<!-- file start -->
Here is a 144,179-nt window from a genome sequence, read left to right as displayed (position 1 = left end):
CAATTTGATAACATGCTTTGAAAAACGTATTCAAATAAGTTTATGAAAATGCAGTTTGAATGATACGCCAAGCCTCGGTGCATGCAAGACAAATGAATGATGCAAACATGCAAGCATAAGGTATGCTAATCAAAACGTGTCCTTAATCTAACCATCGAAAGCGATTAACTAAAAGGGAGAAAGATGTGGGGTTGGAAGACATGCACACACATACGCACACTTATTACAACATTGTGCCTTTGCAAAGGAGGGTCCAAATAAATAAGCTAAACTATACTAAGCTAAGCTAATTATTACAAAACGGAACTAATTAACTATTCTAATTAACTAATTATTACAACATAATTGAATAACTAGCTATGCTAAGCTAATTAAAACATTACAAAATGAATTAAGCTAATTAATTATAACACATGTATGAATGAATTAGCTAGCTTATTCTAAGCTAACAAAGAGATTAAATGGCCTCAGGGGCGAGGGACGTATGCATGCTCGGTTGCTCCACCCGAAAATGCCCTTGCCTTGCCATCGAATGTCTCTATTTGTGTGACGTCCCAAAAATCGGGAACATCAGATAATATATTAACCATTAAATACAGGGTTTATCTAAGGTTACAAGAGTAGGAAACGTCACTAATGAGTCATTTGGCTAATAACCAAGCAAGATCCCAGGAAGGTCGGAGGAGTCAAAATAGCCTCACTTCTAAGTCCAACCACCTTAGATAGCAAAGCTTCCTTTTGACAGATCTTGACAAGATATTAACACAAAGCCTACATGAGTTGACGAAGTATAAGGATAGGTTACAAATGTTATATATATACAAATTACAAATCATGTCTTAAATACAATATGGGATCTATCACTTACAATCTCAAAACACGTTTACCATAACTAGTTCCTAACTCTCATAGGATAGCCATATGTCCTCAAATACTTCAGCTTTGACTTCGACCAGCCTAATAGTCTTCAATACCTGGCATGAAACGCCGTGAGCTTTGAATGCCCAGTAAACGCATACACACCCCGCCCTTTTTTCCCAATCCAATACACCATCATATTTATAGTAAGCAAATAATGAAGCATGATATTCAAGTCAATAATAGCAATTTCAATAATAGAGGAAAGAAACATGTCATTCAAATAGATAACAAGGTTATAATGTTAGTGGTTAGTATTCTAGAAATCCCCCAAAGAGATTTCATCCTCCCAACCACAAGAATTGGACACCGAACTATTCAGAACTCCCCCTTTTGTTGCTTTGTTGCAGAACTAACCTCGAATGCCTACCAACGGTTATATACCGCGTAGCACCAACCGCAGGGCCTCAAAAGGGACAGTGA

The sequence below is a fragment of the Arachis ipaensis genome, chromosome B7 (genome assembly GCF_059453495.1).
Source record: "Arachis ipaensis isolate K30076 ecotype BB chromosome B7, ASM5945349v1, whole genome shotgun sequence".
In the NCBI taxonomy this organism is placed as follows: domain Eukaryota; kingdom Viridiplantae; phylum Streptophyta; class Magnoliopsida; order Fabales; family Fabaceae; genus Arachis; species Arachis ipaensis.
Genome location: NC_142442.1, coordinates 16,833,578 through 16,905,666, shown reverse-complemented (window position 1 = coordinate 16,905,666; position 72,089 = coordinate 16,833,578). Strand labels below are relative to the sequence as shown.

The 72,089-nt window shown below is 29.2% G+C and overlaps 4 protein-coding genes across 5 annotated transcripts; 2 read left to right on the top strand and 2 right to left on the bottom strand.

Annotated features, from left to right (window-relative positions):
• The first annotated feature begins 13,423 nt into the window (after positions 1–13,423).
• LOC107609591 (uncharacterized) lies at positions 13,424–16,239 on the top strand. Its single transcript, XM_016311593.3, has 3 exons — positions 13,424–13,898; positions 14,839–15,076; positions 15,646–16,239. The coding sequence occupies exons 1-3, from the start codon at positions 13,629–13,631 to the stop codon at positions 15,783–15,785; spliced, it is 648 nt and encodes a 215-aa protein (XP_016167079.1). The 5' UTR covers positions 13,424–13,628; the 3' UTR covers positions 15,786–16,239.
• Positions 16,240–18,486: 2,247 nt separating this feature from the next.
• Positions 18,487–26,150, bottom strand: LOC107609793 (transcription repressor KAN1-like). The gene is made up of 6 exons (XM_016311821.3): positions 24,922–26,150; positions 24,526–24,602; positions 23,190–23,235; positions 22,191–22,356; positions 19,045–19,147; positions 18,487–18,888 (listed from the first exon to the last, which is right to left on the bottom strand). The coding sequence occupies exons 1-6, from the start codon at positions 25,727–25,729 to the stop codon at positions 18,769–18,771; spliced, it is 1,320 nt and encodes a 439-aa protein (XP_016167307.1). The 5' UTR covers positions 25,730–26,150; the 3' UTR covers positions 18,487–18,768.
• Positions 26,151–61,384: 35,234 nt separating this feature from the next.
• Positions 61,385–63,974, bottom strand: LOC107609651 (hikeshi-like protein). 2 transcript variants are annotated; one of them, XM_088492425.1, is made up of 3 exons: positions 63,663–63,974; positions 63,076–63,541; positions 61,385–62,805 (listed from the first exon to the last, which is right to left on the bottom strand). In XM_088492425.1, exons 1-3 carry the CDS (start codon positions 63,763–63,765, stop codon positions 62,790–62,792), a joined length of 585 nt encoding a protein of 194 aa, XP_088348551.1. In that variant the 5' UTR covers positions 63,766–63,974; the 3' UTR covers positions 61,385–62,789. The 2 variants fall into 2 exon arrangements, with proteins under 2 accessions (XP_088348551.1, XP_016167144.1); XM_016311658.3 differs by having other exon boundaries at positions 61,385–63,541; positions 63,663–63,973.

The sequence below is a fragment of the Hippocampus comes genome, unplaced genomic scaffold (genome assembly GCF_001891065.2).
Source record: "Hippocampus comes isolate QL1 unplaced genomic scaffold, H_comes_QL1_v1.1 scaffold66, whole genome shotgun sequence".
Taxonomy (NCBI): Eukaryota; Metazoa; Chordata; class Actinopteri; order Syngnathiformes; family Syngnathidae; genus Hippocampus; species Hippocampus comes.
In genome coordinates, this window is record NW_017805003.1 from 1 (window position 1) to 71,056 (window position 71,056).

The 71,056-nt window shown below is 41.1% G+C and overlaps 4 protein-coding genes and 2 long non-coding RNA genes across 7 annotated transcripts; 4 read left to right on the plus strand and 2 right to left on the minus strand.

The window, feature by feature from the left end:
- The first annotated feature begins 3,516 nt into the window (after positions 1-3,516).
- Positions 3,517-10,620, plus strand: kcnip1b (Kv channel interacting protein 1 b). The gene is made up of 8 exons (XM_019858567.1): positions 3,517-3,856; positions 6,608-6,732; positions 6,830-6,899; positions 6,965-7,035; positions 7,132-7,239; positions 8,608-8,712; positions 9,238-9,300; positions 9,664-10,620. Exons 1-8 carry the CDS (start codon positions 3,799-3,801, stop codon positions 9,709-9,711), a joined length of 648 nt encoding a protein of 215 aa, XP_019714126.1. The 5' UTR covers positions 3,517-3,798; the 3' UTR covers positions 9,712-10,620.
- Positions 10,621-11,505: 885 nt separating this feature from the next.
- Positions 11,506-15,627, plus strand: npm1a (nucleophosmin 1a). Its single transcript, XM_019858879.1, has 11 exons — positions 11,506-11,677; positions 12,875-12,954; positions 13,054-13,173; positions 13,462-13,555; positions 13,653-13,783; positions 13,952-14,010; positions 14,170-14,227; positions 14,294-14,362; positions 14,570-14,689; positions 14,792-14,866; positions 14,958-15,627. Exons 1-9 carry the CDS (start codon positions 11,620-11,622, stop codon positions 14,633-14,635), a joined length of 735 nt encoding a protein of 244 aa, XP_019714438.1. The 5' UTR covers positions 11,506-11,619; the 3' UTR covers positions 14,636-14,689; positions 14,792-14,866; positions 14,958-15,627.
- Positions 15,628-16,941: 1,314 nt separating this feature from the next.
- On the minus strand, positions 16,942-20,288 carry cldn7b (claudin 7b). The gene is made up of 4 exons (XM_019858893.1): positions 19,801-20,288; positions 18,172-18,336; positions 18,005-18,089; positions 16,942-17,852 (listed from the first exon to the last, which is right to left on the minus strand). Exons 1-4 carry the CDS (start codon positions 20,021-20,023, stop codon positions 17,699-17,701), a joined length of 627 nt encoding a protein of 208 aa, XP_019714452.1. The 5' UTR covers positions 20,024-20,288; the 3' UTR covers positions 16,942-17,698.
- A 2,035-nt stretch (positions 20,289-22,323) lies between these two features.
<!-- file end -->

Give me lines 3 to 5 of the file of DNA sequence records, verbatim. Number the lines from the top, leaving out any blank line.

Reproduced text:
The sequence below is a fragment of the Arachis ipaensis genome, chromosome B7 (genome assembly GCF_059453495.1).
Source record: "Arachis ipaensis isolate K30076 ecotype BB chromosome B7, ASM5945349v1, whole genome shotgun sequence".
In the NCBI taxonomy this organism is placed as follows: domain Eukaryota; kingdom Viridiplantae; phylum Streptophyta; class Magnoliopsida; order Fabales; family Fabaceae; genus Arachis; species Arachis ipaensis.